It has been found in more than twenty Midwestern and Eastern states and has killed tens of millions of ash trees since its initial detection in 2002. It is readily transported in hardwood firewood, ash wood products, and ash nursery stock. Early detection is critical to success and cost of management programs. Learn the signs and symptoms associated with emerald ash borer infestation in ash.
EAB was accidentally introduced into southeastern Michigan sometime in the 1990's in wood packing material imported from eastern Asia. It wasn't until 2002 that EAB was first recognized as being the source of ash tree deaths and its identity confirmed, by which time it had apparently become well established. Since then, EAB has been found in many parts of Michigan and most nearby states and Canada.
The beetles are easily transported in dead ash logs and firewood, and despite quarantines on wood movement, this method of dispersal seems partly or mostly responsible for their rapid spread. It is possible EAB might eventually spread to anywhere in North America where suitable ash hosts are found. Research is being conducted to find effective chemical and biological control methods, but even then, it is unlikely that EAB can be completely eradicated, and it will likely continue invading some other parts of North America. Go to www.emeraldashborer.info for current distributions and other up-to-date information on the EAB. (Gary Parsons. EAB ID Guide)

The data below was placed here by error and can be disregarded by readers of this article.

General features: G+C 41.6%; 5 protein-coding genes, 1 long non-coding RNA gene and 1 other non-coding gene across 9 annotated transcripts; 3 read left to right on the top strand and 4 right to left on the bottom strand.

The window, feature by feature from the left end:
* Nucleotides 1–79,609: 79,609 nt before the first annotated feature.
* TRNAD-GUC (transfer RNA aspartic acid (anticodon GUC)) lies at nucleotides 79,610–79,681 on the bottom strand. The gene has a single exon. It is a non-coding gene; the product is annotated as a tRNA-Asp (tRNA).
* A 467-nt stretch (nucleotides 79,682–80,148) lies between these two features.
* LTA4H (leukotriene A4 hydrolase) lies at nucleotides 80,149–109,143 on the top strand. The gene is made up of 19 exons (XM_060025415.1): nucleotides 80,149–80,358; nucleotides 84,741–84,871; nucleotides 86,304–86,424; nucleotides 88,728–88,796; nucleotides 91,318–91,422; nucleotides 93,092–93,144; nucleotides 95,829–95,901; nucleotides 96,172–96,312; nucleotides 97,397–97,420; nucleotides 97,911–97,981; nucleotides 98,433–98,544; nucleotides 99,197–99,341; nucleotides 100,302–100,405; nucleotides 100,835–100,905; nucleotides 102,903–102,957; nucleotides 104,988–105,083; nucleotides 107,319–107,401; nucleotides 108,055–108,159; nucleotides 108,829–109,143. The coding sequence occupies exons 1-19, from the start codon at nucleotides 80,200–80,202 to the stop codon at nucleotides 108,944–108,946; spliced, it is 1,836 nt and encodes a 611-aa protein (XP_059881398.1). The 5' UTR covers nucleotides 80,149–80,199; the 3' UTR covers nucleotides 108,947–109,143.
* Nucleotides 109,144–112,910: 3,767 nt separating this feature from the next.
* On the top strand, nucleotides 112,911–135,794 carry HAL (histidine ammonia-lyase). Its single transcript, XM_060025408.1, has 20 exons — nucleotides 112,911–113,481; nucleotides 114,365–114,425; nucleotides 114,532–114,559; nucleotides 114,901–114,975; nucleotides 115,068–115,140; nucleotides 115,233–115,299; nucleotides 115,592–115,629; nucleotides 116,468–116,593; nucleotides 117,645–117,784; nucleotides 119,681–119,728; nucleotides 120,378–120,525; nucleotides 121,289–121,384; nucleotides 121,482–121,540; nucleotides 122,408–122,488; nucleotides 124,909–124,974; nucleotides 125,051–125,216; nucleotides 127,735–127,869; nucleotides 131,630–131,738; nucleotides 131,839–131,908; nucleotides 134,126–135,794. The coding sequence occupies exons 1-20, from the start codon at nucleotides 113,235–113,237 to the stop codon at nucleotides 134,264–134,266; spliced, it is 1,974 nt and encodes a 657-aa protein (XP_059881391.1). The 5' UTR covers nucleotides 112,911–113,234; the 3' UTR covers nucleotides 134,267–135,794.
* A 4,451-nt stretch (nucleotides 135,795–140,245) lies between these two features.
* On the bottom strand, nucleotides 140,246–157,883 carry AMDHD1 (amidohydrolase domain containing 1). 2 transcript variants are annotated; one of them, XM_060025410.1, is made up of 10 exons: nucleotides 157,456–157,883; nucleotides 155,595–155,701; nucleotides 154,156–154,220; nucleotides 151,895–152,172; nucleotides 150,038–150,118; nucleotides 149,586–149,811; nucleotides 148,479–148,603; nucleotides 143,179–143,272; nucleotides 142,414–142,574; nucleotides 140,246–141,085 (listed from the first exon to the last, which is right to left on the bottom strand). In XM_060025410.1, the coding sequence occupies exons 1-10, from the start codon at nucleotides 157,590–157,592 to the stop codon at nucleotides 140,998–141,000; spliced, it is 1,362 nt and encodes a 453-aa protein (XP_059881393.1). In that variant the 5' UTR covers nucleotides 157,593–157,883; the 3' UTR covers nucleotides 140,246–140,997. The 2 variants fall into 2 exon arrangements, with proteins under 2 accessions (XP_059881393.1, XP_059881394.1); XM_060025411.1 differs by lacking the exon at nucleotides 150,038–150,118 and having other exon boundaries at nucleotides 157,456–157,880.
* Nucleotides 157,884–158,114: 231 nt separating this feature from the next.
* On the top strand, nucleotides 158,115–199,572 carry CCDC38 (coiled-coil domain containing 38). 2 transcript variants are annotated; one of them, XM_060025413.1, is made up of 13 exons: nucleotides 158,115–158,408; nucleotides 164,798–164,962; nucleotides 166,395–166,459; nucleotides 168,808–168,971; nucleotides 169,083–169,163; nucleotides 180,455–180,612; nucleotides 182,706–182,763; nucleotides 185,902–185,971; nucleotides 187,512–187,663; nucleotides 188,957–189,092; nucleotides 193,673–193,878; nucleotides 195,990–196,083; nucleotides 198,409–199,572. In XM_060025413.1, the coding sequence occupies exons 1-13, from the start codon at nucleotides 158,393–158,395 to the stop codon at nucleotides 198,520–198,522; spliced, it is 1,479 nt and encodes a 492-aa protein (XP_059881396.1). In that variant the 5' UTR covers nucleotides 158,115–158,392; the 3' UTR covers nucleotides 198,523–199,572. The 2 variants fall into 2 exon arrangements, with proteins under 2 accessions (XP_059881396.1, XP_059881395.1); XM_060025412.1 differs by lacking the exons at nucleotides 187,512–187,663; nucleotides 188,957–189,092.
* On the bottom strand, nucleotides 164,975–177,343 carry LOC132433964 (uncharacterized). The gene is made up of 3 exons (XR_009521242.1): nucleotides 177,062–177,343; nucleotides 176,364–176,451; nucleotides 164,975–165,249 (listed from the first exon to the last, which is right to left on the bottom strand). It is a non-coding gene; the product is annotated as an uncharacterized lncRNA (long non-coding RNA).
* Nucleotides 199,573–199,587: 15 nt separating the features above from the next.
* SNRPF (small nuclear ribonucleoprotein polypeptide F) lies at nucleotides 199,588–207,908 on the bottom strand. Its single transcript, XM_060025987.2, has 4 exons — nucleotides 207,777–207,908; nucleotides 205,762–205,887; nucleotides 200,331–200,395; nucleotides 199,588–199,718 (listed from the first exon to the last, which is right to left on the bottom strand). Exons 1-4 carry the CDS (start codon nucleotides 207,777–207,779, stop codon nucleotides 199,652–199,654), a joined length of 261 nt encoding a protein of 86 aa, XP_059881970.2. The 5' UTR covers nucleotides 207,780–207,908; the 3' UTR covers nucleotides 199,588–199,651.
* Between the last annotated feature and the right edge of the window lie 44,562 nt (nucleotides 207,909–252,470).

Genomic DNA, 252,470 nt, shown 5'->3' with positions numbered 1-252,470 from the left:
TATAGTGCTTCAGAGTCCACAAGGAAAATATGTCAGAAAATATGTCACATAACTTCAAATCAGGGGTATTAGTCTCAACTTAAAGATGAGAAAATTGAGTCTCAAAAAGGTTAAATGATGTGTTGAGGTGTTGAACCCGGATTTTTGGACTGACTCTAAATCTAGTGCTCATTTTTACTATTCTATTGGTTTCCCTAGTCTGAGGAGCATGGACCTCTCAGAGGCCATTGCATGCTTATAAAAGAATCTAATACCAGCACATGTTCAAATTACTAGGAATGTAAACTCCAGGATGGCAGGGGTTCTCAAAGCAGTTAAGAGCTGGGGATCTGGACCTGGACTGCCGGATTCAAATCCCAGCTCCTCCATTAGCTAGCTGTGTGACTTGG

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NH Department of Agriculture, Markets and Food
Mailing: PO Box 2042, Concord NH 03302 -2042
Physical: 25 Capitol Street, Second Floor, Concord, NH 03301
(603) 271-3551 | fax: (603) 271-1109